Protected waters foster resurgence of West Coast rockfishLeave a Comment
- Recovering species likely seeding surrounding waters with offspring, new research shows
- Protecting important ocean habitat promotes the long-term recovery of rockfish such as cowcod and bocaccio that have long been a staple of West Coast fishermen
- Favorable ocean conditions also played a role
- September 20, 2017 NOAA Fisheries West Coast Region read full ScienceDaily article here
- West Coast rockfish species in deep collapse only 20 years ago have multiplied rapidly in large marine protected areas off Southern California, likely seeding surrounding waters with enough offspring to offer promise of renewed fishing, a new study has found.
- The research …shows that protecting important ocean habitat promotes the long-term recovery of rockfish such as cowcod and bocaccio that have long been a staple of West Coast fishermen. Favorable ocean conditions also played a role, according to the study by scientists from NOAA Fisheries’ Southwest Fisheries Science Center (SWFSC), University of San Diego, and the University of Massachusetts Amherst.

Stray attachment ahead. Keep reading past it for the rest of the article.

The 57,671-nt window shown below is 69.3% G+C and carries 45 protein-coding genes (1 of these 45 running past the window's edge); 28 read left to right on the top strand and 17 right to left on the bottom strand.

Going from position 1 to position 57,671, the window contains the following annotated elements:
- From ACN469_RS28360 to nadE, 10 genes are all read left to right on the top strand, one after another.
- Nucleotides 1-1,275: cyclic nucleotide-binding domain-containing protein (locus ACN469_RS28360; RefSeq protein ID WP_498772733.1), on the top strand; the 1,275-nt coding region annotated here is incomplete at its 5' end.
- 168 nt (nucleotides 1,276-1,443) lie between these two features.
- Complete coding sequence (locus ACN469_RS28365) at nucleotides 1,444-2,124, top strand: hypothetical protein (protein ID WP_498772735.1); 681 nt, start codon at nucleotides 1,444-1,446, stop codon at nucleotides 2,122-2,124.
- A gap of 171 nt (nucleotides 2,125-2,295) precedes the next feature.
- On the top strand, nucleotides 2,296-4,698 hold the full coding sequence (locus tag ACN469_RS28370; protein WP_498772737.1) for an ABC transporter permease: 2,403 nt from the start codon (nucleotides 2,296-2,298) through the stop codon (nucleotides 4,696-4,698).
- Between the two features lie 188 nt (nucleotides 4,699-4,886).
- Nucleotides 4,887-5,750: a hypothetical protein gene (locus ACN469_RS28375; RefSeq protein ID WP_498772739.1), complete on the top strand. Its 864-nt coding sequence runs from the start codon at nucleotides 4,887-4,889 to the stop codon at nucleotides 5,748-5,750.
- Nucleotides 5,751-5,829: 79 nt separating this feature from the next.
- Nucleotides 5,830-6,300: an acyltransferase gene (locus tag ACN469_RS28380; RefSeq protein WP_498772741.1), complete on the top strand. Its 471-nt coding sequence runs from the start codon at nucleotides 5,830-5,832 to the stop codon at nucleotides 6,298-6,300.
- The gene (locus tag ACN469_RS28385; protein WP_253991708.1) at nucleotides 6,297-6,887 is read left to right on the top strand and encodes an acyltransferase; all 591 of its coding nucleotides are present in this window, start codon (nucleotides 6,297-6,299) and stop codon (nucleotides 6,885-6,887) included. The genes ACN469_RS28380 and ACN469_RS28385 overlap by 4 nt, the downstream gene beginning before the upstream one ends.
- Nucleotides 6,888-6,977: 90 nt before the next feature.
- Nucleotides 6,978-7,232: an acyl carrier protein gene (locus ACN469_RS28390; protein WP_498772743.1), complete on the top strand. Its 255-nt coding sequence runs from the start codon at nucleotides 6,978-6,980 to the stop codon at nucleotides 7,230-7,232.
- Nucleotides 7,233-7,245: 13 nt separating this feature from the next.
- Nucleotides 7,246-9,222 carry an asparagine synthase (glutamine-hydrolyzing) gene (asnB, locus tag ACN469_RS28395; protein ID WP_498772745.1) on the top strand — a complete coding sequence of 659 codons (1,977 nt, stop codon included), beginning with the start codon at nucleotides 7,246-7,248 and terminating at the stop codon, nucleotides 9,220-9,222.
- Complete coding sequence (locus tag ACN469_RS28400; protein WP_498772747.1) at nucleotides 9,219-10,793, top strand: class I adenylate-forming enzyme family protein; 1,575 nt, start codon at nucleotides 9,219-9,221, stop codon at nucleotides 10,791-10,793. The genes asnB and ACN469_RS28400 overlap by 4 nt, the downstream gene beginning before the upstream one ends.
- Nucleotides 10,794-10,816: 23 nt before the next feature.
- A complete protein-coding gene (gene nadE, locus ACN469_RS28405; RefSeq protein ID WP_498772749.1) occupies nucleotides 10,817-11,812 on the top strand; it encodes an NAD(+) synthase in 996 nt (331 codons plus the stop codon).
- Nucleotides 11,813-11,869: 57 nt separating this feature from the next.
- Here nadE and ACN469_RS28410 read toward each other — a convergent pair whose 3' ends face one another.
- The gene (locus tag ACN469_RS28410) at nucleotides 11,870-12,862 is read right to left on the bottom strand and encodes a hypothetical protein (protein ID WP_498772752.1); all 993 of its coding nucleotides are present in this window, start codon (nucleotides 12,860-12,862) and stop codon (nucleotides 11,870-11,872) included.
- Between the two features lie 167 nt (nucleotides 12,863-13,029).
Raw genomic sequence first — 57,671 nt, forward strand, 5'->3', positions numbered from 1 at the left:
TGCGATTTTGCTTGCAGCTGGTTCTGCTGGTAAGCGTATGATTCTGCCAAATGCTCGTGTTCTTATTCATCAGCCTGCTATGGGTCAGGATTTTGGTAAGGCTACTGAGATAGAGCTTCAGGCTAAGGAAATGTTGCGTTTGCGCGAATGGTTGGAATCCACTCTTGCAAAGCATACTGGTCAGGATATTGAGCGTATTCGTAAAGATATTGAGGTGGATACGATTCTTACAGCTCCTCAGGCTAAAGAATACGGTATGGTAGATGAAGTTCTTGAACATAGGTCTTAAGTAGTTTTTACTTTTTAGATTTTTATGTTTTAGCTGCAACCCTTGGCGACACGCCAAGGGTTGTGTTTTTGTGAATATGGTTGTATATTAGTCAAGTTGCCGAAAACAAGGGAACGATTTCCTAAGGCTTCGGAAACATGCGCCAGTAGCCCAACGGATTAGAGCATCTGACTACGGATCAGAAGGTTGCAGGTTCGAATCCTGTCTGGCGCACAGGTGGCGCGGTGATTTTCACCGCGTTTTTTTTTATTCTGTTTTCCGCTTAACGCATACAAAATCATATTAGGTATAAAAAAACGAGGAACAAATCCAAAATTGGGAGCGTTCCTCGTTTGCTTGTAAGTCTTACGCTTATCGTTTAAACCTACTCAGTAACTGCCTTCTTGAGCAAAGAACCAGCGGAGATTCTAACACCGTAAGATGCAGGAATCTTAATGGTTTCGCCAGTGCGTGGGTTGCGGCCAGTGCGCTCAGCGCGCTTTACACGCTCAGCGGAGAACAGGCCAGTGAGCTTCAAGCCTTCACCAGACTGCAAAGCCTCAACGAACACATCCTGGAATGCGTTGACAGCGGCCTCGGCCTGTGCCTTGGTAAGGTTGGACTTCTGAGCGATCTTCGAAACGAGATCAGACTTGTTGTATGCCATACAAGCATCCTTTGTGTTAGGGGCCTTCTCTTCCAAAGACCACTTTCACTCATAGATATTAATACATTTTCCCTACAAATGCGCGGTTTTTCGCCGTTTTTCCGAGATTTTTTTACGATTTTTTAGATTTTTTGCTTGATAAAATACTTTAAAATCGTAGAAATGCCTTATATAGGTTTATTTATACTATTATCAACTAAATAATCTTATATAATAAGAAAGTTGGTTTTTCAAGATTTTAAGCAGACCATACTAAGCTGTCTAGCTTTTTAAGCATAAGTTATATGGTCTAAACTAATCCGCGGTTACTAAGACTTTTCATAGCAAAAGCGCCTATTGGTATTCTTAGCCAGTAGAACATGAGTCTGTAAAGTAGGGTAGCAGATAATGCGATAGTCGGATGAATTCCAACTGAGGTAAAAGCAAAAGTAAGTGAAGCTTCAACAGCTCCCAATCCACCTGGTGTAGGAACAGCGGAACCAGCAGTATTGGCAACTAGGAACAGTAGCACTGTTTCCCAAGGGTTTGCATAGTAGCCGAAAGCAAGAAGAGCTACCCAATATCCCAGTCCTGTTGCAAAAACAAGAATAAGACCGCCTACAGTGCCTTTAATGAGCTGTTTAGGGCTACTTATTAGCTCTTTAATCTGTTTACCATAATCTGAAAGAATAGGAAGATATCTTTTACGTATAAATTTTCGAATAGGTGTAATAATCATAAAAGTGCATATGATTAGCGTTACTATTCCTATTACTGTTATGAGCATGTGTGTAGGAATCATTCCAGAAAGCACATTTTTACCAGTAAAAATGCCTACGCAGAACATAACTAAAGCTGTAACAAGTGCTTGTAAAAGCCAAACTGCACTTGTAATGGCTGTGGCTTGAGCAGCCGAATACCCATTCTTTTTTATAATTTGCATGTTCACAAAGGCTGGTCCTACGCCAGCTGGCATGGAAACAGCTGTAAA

“The larvae of several species of rockfish that were once heavily fished increased in number within protected areas over the past decade,” said Andrew Thompson, a research scientist at the SWFSC in La Jolla, Calif. “The larvae have the potential to drift outside the protected region. That’s good for fisheries because it can build populations beyond the protected waters too.”
…”This is the first research we know of to demonstrate that marine protected areas are producing high abundances of fish larvae that can seed surrounding areas,” Thompson said. “That was an important part of the vision for these areas when they were established, and it’s rewarding that management actions are contributing to the recovery of rockfish in Southern California.”
Andrew R. Thompson, Dustin C. Chen, Lian W. Guo, John R. Hyde, William Watson. Larval abundances of rockfishes that were historically targeted by fishing increased over 16 years in association with a large marine protected area. Royal Society Open Science, 2017; 4 (9): 170639 DOI: 10.1098/rsos.170639